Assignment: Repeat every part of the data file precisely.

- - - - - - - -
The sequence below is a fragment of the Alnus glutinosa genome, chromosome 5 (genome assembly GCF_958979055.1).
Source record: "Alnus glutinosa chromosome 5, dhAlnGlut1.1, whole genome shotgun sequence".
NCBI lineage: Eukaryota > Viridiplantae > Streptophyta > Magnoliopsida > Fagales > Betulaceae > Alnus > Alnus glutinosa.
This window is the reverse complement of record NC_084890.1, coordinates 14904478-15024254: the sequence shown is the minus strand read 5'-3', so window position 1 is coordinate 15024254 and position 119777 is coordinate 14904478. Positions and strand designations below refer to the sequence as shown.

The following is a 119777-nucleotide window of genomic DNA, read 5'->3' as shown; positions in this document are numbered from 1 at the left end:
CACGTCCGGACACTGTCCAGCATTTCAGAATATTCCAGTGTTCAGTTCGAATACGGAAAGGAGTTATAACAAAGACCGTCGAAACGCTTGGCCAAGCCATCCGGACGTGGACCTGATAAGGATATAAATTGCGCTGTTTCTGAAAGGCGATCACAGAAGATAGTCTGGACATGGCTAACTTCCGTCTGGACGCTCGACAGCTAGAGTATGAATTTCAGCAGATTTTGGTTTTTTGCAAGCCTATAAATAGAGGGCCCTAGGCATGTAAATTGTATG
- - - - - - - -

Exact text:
The sequence below is a fragment of the Alnus glutinosa genome, chromosome 5 (genome assembly GCF_958979055.1).
Source record: "Alnus glutinosa chromosome 5, dhAlnGlut1.1, whole genome shotgun sequence".
NCBI lineage: Eukaryota > Viridiplantae > Streptophyta > Magnoliopsida > Fagales > Betulaceae > Alnus > Alnus glutinosa.
This window is the reverse complement of record NC_084890.1, coordinates 14904478-15024254: the sequence shown is the minus strand read 5'-3', so window position 1 is coordinate 15024254 and position 119777 is coordinate 14904478. Positions and strand designations below refer to the sequence as shown.

The following is a 119777-nucleotide window of genomic DNA, read 5'->3' as shown; positions in this document are numbered from 1 at the left end:
CACGTCCGGACACTGTCCAGCATTTCAGAATATTCCAGTGTTCAGTTCGAATACGGAAAGGAGTTATAACAAAGACCGTCGAAACGCTTGGCCAAGCCATCCGGACGTGGACCTGATAAGGATATAAATTGCGCTGTTTCTGAAAGGCGATCACAGAAGATAGTCTGGACATGGCTAACTTCCGTCTGGACGCTCGACAGCTAGAGTATGAATTTCAGCAGATTTTGGTTTTTTGCAAGCCTATAAATAGAGGGCCCTAGGCATGTAAATTGTATG